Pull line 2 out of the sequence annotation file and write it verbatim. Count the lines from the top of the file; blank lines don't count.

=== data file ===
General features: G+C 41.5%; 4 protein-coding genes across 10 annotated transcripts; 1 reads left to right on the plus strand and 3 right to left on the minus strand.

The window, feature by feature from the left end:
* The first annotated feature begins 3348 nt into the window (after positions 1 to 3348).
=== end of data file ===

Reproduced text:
The window, feature by feature from the left end: